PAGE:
The world is experiencing a huge technological revolution; as innovative technologies are created and adopted, some of them are able to affect change – to a considerable extent – within our society. They include virtual reality (VR), artificial intelligence (AI), big data, Internet of Things (IoT) technology and other equally-impressive technologies.
Take one look at a tech news site and you’ll realize that much attention lately is focused on a disruptive technology called blockchain.
A blockchain is a continuously growing list of records, called blocks, which are linked and secured using cryptography. Each block typically contains a cryptographic hash of the previous block, a timestamp and transaction data.
Because of its array of ground-breaking features (such as scalability, improved security and decentralization), blockchain is poised to impact a great number of industries.
Typically when blockchain is referenced, it’s in the context of cryptocurrency such as Bitcoin. However, blockchain is so much bigger.
Growing, Tracking, and Storing a Blockchain
A blockchain is essentially a digital, decentralized, public ledger which acts as a ‘custodian of records’ for verifying and storing transactions in time-ordered blocks. Since a blockchain grows as verified blocks are added to it, it is maintained in chronological order of the most recent transactions. This allows participants on the network to track completed transactions without the need for a central authority.
A blockchain network consists of several nodes, where a node is a computer connected to the network. A copy of the blockchain is automatically stored on each node. The nodes form the governance of the blockchain and they’re assigned the role of verifying blocks of transactions.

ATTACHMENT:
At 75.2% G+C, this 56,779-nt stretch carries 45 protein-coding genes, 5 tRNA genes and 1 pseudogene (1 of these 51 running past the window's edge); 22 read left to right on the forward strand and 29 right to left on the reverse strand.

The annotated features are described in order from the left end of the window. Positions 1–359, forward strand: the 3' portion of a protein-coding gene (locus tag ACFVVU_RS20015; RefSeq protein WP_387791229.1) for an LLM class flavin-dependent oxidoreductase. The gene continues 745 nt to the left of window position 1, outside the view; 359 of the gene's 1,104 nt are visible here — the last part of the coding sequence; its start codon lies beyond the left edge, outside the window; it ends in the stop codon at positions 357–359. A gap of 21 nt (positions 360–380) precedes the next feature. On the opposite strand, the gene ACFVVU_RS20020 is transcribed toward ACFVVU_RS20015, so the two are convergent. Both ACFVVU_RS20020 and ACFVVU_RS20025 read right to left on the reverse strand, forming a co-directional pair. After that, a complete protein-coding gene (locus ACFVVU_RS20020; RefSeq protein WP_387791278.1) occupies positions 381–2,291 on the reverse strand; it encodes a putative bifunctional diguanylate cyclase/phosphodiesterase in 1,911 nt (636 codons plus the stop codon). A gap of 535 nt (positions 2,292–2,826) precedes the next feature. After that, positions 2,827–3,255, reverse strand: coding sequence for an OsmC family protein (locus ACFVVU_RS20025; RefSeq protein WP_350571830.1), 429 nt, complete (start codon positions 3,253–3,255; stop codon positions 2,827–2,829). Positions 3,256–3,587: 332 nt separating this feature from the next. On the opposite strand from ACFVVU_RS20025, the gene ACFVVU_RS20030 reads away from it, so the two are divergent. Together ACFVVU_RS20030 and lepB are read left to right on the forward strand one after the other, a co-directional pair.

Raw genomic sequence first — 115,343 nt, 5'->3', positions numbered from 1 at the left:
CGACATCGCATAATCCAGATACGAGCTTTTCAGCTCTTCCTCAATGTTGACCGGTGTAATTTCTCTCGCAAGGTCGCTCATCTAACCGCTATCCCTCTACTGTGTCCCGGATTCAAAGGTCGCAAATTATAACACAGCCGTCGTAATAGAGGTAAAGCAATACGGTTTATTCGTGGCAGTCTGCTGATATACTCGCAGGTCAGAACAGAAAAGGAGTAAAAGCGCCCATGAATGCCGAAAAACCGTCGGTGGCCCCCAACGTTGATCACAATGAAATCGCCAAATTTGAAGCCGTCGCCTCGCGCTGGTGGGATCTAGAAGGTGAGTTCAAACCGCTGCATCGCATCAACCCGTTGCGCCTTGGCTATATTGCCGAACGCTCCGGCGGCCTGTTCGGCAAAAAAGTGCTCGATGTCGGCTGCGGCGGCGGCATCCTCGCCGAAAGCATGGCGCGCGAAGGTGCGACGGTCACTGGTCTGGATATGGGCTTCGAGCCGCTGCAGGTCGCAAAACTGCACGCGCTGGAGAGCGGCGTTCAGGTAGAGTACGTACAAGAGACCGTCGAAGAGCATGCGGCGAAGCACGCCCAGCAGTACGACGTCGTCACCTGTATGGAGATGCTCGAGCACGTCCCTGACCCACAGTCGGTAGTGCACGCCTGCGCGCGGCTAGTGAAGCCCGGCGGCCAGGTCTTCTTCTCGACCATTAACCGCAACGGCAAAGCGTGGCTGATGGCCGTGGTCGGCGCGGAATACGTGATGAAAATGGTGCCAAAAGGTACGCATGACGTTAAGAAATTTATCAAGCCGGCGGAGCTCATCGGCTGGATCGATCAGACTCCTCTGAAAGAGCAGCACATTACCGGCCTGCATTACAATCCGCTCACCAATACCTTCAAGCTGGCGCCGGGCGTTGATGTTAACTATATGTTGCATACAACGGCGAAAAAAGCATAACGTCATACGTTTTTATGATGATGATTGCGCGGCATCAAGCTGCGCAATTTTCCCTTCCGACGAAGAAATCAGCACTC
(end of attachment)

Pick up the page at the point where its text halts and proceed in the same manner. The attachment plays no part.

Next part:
Transactions conducted on the blockchain are immutable, which implies that they cannot be deleted. New blocks are added through advanced cryptographic key-pair signing, ensuring that they remain tamper-proof, and meaning the data can be distributed, but not copied. Furthermore, the authenticity of each block is verified by the participating nodes on the blockchain network, as opposed to a single centralized authority.
Ultimately blockchain provides three key capabilities:
Access control, ensuring that only stakeholders access data
Security, encrypting every transaction
Transparency, making the entire transaction ledger visible to all participants
Enabling IoT Marketplace and More
Blockchain can be – and perhaps will be – used for recording every type of smart asset transaction. A smart asset is any asset of value which can be digitized or programmed into code.
As a distributed ledger technology, blockchain can also be successfully applied to various fields. One that is uniquely suited to the technology: a marketplace for the sale of Internet of Things (IoT) data. There is a strong and growing momentum to bring this blockchain-enabled data marketplace into production.
Thanks to blockchain, by 2030, established marketplaces will effectively create a “data gold rush” for IoT adopters that will determine, in a free market, the value of the IoT data assets generated. The powerful capabilities of blockchain will unlock the potential of the multi-billion dollar data marketplace and more in the coming years and decades. To learn about blockchain use with loyalty programs, visit Data Makes Possible. Or, to explore what these marketplaces could look like and how blockchain will allow stakeholders (both buyers and sellers) to unlock the value from data, please visit Western Digital and Accenture’s new research on the Value of Data, including The Dawn of the Data Marketplace.